SWAMPSCOTT, Mass. -- He was the head coach of the Buffalo Bills and the Chicago Bears. He played for eight seasons in the NFL and led the National Football Conference in punt-return average. He held a Yale rushing record for more than a quarter-century. But around here Dick Jauron is remembered for getting an “A” from the toughest son-of-a-buck who ever taught 11th-grade American history in this town.
Oh, yes, and he’s remembered, too, for that play against the Clippers of Newburyport High in November 1967.
That’s when Dickie Jauron, as he was known then, caught the ball with three seconds left in the first half and, conscious that he was landing on the 1-yard-line rather than in the end zone, signaled for a time-out as he was falling to the turf. Drop into the Dunkin’ Donuts in Vinnin Square and there’s a good chance Frank DeFelice, one of his coaches, and a clutch of other locals like Lloyd Benson and Andy Rose, who played on that Big Blue team with him, are still talking about it. It happened, after all, only 47 years ago.
Lots of small towns have heroes, and this one does, too — Walter Brennan was from here, and Lesley Stahl — but there never was a hero in this little community, built around a pearl of an Atlantic Ocean harbor and surrounded by historic Salem and Marblehead, quite like Dick Jauron.
Ask anyone who has been here a while — and almost everyone has been here a while — and you’ll hear the same thing: Dick Jauron was more than the greatest athlete who ever walked along Humphrey Street, where little Blocksidge Field was situated, or trudged up that big hill to Bay View Avenue, where he lived, and not only because that catch four decades ago helped his undefeated team beat the undefeated team from Newburyport, 28-27 — a score everyone here still remembers, too.
Because he also was one of the best students who ever learned the quadratic equation in Mary White’s math class or agonized over “Othello” in Dottie Winer’s English class — a shy boy remembered, in Mr. Benson’s words, as “the definition of grace as a young man, even at age 12.”
So it set the talk stirring at the Paradise Cafe across from the railroad station, and also over at the Swampscott Club, near where the Surf Theater used to stand, when word seeped out that Dick Jauron was coming home, and not just for a visit, but probably for good.
He wasn’t running away; on the contrary, he’s still a big deal in the NFL, where he’s regarded as a gifted protege of Dick LeBeau, the fabled Pittsburgh Steelers defensive coordinator, and where only two seasons ago Mr. Jauron was the Cleveland Browns’ defensive coordinator himself. “He’s a great coach — and man — and he’d be hired in a heartbeat,” says Todd Haley, offensive coordinator for the Steelers and one of Mr. Jauron’s assistant coaches in Chicago.
No, the reason the car with Ohio plates sits in the driveway two doors from my mother’s is that Mr. Jauron’s wife is very ill. He’s not saying this, or anything about it, but everyone knows it. Somehow you just know these things in towns like this.
“I didn’t plan on retiring, and I don’t know what will happen next,” Mr. Jauron says, “but I know I couldn’t work last year, and I know I can’t work right now.”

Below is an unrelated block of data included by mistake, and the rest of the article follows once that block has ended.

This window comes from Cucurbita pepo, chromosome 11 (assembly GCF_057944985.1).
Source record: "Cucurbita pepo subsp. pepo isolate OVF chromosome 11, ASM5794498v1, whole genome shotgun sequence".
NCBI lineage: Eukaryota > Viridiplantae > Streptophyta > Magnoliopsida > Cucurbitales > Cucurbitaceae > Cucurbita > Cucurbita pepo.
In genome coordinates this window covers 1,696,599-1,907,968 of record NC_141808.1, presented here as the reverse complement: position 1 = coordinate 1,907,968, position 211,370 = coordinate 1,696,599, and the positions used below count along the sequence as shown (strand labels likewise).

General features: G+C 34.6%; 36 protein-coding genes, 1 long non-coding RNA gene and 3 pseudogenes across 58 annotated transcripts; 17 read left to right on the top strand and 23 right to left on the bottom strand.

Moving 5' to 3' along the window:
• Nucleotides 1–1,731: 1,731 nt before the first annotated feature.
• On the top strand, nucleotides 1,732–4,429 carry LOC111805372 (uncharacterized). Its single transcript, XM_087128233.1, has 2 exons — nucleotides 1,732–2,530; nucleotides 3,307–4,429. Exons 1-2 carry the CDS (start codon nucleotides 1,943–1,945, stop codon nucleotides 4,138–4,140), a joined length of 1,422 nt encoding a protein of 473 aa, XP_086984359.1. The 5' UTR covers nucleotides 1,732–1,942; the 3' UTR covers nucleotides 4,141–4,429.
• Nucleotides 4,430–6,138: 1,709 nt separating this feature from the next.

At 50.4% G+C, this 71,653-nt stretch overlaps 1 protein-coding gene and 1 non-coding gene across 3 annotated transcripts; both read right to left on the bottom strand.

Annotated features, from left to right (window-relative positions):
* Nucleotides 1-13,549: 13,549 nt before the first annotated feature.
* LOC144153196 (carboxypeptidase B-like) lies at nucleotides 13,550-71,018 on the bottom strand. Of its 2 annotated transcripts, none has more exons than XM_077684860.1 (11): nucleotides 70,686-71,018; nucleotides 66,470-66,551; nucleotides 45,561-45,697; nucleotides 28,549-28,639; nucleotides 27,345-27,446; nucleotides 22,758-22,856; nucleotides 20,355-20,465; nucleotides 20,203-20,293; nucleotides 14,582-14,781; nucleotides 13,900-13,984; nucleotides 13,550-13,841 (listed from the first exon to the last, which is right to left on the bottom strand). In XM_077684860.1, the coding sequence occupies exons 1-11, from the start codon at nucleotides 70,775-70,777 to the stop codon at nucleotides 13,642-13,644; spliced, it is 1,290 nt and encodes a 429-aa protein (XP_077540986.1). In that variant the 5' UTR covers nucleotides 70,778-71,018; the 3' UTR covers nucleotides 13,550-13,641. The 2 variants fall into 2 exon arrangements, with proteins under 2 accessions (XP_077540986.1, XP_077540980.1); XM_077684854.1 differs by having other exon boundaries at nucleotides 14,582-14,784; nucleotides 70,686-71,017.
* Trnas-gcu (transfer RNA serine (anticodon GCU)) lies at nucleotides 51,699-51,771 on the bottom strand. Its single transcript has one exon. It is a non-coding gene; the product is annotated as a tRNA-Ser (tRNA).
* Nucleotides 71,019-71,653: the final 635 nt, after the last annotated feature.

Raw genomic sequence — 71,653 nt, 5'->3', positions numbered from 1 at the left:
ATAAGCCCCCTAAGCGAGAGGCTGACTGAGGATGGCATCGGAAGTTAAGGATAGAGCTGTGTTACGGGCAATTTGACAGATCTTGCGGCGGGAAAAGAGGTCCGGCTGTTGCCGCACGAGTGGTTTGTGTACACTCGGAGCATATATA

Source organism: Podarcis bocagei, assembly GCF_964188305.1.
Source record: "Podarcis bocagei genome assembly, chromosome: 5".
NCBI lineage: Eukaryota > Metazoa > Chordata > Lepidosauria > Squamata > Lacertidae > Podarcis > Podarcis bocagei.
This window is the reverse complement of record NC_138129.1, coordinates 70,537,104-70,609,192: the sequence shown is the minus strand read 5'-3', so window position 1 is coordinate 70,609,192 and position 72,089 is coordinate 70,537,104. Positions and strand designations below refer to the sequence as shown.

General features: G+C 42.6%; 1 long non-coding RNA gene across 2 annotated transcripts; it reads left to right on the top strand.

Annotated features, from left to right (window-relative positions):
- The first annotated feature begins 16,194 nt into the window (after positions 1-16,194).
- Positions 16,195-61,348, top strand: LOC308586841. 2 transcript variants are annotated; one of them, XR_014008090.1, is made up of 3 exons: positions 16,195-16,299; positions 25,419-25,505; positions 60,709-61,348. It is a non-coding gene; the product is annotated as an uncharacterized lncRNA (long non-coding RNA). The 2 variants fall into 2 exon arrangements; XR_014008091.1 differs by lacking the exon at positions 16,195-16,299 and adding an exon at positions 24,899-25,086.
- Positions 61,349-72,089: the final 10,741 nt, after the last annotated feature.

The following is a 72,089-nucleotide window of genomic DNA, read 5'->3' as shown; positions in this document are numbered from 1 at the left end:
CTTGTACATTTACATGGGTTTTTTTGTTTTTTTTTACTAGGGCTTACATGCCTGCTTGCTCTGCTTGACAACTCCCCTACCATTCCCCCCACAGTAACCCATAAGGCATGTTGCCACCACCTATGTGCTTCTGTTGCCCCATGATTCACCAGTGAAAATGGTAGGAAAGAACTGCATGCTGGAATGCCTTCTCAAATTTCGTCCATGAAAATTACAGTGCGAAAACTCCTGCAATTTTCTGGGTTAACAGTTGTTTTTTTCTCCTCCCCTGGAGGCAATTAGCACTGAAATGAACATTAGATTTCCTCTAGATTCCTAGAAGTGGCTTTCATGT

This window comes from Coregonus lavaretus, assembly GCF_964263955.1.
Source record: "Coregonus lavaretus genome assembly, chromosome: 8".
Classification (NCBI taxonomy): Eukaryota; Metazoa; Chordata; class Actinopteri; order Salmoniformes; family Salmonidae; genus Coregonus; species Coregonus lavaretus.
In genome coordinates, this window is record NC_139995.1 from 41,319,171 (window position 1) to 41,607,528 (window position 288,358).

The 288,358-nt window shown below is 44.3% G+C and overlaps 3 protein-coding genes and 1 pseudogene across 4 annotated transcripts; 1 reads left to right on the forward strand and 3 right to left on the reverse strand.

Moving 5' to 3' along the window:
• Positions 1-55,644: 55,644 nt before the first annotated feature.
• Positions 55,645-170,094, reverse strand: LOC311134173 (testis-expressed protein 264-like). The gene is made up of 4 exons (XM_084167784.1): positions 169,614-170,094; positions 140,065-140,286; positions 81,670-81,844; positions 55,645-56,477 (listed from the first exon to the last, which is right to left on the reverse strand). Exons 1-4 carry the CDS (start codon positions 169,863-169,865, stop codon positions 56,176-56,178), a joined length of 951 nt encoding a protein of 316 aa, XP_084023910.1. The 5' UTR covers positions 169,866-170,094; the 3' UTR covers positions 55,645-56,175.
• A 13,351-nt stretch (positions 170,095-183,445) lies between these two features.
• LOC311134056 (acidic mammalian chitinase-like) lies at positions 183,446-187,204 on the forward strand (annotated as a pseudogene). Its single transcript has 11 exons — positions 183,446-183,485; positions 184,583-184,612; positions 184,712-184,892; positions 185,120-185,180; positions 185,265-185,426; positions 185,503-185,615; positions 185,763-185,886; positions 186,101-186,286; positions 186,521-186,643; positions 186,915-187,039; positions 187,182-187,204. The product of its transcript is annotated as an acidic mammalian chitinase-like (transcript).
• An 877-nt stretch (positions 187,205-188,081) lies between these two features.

His return simply continued a town-wide conversation that has been going on since his teams went 25-2 in his three high school years and he set a Massachusetts scoring record.
“He exemplified excellence and balance in everything he did,” says W. Carl Kester, a teammate who holds an endowed chair at Harvard Business School. “He didn’t leave old friends behind. That’s what set him apart from others who have had success.”
He stood apart from the start, and his academic record made him a shimmery prize for college coaches. “Everybody wanted him, because his grades stood out,” recalls Jake Crouthamel, who recruited him for Dartmouth. Kenneth P. O’Donnell, Harvard’s 1948 football captain and a special assistant to President John F. Kennedy, tried to lure him to Cambridge, Mass. Luckily for Yale coach Carmen Cozza, he was invited to be the speaker at the Swampscott football banquet. That may not have been a coincidence, but it certainly was consequential.
Sometime in the autumn of 1967, Stan Bondelevitch was driving through town, and the football coach saw his halfback about to help Rosalind Stone, a fifth-grade teacher, paint the trim on her house overlooking Fisherman’s Beach. Mr. Bondelevich screeched to a halt; the notion of Dick Jauron on a ladder was terrifying. Mr. Bondelevich, a legend in high-school football, would not even let his star practice much during the week. “If we’re going to lose the franchise,” he would say, “it’s not going to happen on a Wednesday.”
Let the record show, however, that the next time Mr. Bondelevitch drove past Mrs. Stone’s house, the teacher was on top of the ladder — but Dick Jauron was on the lawn, holding it steady.
And so while this is a column about a man you may have never heard of from a town you’ll never visit, it really is about athletics and the role it plays in our culture, and whom we regard as heroes, and how the razzamatazz of big-time sports, television contracts and ballplayers who hardly go to class is out of control.
So if you’re looking for heroes, consider a 64-year-old man whom The Associated Press named as its NFL Coach of the Year in 2001 but who still refers to his old high school basketball coach as “Mr. Lynch”; whom that coach, Dick Lynch, this month described as “the humblest person I’ve ever known”; whom Charlie Kimball, who taught that bear of a U.S. history class in 1968, still recalls as “the finest student-athlete I ever knew, the epitome of a son I’d like to have”; who just the other day told Mrs. Winer, the English teacher, that his fondest memory of high school wasn’t being on a sports team but being in the Drama Club; and who moved back home and put aside his career to take care of his wife.
Our town had that kind of hero. Maybe yours did, too.